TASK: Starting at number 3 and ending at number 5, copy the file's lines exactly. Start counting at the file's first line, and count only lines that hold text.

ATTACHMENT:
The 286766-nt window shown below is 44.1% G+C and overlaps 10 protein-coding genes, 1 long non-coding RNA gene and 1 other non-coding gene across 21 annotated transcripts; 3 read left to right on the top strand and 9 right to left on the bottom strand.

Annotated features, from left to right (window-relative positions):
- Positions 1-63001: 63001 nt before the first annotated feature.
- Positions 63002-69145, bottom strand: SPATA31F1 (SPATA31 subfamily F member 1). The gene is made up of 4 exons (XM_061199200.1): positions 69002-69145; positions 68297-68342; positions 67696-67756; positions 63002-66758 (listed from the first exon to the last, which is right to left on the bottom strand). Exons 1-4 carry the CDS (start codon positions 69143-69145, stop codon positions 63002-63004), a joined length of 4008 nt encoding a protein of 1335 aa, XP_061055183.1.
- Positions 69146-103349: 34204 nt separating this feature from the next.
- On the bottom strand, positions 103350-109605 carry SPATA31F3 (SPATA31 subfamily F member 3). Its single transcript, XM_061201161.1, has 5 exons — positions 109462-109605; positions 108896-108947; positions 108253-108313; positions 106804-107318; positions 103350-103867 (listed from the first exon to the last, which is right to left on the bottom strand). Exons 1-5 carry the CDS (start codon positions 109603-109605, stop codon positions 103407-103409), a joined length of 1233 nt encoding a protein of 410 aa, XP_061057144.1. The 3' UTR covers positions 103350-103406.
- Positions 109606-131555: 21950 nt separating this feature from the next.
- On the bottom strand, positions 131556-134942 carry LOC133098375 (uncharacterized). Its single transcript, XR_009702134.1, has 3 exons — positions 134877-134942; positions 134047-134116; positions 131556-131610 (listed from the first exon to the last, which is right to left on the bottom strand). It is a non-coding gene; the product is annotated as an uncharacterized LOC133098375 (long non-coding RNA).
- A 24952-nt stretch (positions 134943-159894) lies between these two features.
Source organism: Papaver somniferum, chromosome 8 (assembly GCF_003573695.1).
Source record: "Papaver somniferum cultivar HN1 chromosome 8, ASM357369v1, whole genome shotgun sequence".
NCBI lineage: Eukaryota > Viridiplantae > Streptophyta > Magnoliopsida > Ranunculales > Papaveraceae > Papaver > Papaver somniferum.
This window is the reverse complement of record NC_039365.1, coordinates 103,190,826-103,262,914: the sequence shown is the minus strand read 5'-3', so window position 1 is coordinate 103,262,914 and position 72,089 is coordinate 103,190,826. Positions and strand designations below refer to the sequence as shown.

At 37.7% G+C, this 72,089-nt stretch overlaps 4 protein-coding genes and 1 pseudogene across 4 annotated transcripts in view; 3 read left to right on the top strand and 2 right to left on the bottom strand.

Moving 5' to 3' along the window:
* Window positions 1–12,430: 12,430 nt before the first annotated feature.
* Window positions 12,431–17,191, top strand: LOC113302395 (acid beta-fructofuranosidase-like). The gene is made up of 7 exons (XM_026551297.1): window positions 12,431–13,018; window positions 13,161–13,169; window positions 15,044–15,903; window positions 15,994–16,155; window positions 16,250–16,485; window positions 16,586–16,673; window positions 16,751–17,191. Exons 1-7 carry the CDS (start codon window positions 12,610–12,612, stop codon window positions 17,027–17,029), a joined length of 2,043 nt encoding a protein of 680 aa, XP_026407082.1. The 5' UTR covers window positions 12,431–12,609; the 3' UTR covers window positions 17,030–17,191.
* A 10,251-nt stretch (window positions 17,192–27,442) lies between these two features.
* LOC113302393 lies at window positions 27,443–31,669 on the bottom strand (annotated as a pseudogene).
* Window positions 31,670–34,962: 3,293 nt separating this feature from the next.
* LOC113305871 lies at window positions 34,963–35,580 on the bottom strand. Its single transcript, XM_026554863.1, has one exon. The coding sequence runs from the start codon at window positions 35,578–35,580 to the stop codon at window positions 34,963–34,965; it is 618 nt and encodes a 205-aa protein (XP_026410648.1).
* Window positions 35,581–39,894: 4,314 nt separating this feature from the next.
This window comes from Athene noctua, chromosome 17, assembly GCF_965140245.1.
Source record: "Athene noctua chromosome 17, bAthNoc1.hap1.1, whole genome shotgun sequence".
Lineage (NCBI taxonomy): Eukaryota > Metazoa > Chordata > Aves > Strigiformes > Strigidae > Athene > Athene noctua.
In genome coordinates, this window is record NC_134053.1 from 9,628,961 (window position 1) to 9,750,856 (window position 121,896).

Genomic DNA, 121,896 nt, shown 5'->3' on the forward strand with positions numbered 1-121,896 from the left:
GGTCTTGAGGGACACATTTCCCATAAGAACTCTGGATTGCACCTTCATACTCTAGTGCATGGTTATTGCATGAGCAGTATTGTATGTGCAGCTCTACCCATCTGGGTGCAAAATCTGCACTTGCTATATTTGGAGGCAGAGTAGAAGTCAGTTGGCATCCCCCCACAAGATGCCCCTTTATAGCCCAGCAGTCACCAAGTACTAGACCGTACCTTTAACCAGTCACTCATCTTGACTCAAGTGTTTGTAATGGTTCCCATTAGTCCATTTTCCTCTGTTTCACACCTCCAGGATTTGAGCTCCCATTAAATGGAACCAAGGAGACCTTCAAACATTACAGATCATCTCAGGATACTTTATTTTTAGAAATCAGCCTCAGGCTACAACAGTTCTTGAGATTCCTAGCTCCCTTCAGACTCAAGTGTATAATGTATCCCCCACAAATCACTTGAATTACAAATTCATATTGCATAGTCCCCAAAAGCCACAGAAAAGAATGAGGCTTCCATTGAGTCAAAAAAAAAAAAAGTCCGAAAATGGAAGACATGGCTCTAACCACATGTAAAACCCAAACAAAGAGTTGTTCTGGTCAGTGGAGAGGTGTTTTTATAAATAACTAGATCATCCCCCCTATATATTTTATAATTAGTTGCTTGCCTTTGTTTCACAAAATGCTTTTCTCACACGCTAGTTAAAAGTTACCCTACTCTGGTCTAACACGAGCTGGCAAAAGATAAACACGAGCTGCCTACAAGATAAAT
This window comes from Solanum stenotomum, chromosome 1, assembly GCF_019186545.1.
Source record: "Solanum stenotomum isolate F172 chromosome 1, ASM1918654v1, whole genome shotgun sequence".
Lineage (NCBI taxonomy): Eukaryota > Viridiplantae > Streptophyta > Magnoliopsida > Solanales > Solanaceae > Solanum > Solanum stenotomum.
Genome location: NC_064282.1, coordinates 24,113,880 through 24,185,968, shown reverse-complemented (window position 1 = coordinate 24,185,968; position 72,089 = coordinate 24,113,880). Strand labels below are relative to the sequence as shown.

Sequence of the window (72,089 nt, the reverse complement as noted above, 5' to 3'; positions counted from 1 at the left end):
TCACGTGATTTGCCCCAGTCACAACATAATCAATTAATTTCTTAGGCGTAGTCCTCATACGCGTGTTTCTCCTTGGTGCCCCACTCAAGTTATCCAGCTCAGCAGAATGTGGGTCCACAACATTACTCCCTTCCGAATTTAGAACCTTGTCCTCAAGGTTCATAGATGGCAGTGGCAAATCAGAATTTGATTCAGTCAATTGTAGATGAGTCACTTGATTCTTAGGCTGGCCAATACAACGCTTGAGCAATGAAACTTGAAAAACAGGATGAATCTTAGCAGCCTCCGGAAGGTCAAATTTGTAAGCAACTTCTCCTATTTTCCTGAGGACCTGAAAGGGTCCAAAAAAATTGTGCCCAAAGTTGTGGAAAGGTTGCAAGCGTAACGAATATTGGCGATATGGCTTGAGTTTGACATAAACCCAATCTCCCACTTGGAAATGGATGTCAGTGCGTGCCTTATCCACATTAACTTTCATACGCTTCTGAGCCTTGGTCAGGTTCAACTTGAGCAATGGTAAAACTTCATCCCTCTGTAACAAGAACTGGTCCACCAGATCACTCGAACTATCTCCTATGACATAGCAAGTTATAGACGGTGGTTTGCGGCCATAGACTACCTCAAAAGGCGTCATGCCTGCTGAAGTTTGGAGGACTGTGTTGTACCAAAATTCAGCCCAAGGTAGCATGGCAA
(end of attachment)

- Positions 1-63001: 63001 nt before the first annotated feature.
- Positions 63002-69145, bottom strand: SPATA31F1 (SPATA31 subfamily F member 1). The gene is made up of 4 exons (XM_061199200.1): positions 69002-69145; positions 68297-68342; positions 67696-67756; positions 63002-66758 (listed from the first exon to the last, which is right to left on the bottom strand). Exons 1-4 carry the CDS (start codon positions 69143-69145, stop codon positions 63002-63004), a joined length of 4008 nt encoding a protein of 1335 aa, XP_061055183.1.
- Positions 69146-103349: 34204 nt separating this feature from the next.